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Service Federal Research Division

Frequently Asked Questions

1. What exactly is a revolving fund?

According to the U.S. Government Accountability Office’s existing glossary of budgetary terms, a revolving fund “charges for the sale of products or services and uses the proceeds to finance its spending, usually on a self-sustaining basis.” In more general terms, FRD funds itself through the work it takes on for its clients.

2. When might an agency partner with FRD?

Agencies that contract FRD for its research, analysis, and translation services turn to the division for a variety of reasons. However, there are three common drivers of collaboration:

  • A history of outsourcing research and analysis as FRD is a cost-effective alternative to academic or private-sector vendors;
  • Intermittent research needs since many federal clients lack the time or specialized skills needed to conduct such work; and
  • The desire for an unbiased, nonpartisan perspective, which FRD upholds as a central tenet of its work.

FRD’s structure as a federal revolving fund also enables clients to avoid the need for a formal solicitation. As a result, the procurement of services and obligation of funds can take as few as five days!

3. Can you tell me more about FRD’s research process?

Of course! While researchers often begin by consulting items within the Library’s extensive collections, along with open-source materials, project work also can include interviews, surveys, and site visits. Some efforts further involve the cleaning or creation of data workbooks, which are delivered to clients alongside related reports. Additionally, more recent collaborations have sought personal testimonials and family photographs to complement the research findings.

4. How does FRD charge for its work?

It is best to contact the division directly with any questions related to the financing of a potential project, but some basic questions are answered below.

  • How are project costs determined? FRD develops cost estimates based on the project’s requirements as part of the proposal process. These estimates come solely from the direct and indirect labor costs associated with completing the project. As a cost-recovery, fee-for-service organization, FRD does not follow a profit-motive business model.
  • What is the average cost of a research project? As each project differs in scope, there are no average costs to consider. That said, FRD does offer competitive hourly rates that are determined when assigning staff to the effort. By law, FRD cannot make a profit or take a loss so all funding goes to pay the salaries of the employees working on the project.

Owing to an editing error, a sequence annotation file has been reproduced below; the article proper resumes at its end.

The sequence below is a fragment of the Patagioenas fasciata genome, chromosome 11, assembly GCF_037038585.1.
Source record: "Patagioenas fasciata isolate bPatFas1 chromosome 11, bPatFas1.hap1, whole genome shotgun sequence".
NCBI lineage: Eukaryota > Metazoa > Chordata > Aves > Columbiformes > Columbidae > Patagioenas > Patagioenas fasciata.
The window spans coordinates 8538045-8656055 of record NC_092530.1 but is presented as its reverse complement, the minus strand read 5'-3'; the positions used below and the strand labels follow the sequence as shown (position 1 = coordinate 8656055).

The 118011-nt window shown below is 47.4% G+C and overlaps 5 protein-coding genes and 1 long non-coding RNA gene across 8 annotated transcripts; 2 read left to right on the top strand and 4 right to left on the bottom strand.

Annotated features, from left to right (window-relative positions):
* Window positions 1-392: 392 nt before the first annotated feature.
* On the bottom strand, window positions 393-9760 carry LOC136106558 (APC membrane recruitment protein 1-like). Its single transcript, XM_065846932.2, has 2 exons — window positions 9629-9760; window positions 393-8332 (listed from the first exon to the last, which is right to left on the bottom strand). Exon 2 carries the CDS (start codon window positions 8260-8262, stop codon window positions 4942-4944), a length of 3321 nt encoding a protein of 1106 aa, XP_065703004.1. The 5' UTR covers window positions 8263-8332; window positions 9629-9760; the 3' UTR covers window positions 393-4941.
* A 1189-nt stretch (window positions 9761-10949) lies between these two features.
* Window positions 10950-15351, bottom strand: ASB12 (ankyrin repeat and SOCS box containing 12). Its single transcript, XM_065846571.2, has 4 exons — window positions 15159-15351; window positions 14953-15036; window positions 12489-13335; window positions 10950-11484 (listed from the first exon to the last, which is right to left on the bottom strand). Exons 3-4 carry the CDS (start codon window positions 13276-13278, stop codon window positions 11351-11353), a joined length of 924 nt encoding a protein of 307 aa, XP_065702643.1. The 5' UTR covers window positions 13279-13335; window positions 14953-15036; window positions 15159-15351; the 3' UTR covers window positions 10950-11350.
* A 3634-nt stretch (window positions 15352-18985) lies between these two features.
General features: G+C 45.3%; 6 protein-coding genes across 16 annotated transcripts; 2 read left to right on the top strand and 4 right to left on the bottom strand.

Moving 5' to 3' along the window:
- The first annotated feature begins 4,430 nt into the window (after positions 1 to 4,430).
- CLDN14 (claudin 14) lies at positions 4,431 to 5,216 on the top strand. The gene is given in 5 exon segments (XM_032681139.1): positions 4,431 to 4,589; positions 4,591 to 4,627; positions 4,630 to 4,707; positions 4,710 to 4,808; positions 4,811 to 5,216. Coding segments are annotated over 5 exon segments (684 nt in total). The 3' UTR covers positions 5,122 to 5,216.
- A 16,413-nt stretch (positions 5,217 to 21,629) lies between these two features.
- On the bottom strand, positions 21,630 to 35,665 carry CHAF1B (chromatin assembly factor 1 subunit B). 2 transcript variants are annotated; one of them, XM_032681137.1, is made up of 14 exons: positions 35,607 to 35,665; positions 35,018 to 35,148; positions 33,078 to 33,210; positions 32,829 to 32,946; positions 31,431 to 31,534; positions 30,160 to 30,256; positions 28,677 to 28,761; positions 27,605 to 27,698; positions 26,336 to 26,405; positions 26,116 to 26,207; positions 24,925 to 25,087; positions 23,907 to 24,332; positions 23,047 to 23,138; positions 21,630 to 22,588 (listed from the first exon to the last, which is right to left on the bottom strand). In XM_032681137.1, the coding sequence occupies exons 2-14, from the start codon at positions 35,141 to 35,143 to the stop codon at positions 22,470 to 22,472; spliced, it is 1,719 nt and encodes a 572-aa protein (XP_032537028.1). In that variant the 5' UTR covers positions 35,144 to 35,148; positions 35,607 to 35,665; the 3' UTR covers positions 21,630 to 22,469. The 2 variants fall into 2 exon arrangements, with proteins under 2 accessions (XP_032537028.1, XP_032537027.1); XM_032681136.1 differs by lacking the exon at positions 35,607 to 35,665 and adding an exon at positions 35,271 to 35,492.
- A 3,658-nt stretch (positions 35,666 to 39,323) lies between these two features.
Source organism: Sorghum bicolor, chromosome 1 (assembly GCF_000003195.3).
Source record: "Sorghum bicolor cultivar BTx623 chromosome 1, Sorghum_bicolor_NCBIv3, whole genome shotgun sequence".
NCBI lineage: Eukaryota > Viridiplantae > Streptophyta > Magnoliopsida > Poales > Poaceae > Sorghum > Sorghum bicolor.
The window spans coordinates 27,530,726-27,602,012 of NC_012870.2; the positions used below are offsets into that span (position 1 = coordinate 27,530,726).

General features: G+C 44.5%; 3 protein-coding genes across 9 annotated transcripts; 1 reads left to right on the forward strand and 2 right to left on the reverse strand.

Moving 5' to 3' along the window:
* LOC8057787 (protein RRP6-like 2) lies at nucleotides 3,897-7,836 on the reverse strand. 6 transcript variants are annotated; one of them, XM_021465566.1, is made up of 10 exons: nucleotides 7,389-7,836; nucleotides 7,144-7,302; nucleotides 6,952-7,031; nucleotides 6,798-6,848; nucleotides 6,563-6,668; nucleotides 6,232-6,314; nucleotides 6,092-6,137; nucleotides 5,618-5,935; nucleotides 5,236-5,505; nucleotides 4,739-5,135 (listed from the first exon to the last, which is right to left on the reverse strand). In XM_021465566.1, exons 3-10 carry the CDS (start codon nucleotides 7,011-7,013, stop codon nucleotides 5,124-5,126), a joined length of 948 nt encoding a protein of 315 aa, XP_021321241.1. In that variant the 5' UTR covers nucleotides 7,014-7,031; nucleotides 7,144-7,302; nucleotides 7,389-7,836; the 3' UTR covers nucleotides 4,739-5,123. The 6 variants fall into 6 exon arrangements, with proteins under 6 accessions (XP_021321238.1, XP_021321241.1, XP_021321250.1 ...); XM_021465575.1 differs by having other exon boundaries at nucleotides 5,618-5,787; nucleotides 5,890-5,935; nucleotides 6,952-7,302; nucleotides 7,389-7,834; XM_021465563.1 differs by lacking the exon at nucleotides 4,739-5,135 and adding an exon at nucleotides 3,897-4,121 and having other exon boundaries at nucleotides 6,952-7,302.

• When does FRD bill agencies? Agencies are billed for the full value of the project immediately after the funding documents are signed. These obligated funds, which can roll over from one fiscal year to another, are deposited through the Federal Research Program. Staff then charge their time to a specific project code during the period of performance. Clients receive a monthly financial update on the status of work against the agreed-upon budget.

5. Is FRD a part of the Congressional Research Service?

This question is asked a lot, but no. Unlike FRD, the Congressional Research Service (CRS) receives appropriated funding and works directly with lawmakers to meet their various research needs. However, division staff do communicate with CRS employees and stay apprised of current CRS research to more fully support FRD’s own clients.

6. Does FRD provide research services to the public?

FRD, by law, can only provide its services to U.S. or D.C. government agencies or to approved federal contractors. All other interested parties, either American citizens or international visitors, should consult the Library’s website or contact the Library directly. Academic researchers also can reference the Library’s "Ask a Librarian" feature for more information about using its collections.

For additional information related to the above questions, as well as more detail on the types of support FRD can provide, please see the following document written by the division’s educational outreach and marketing specialist.

Fee-Based Research Services Offered by the Library of Congress (PDF, 340KB)

Contact Us

Comments, questions, and suggestions related to The Federal Research Division and this website can be sent to us online.

Location

Federal Research Division
Library of Congress
101 Independence Ave SE
John Adams Building, LA 5281
Washington, D.C. 20540-4840
Phone: 202-707-3900
Fax: 202-707-3920
Email: frds@loc.gov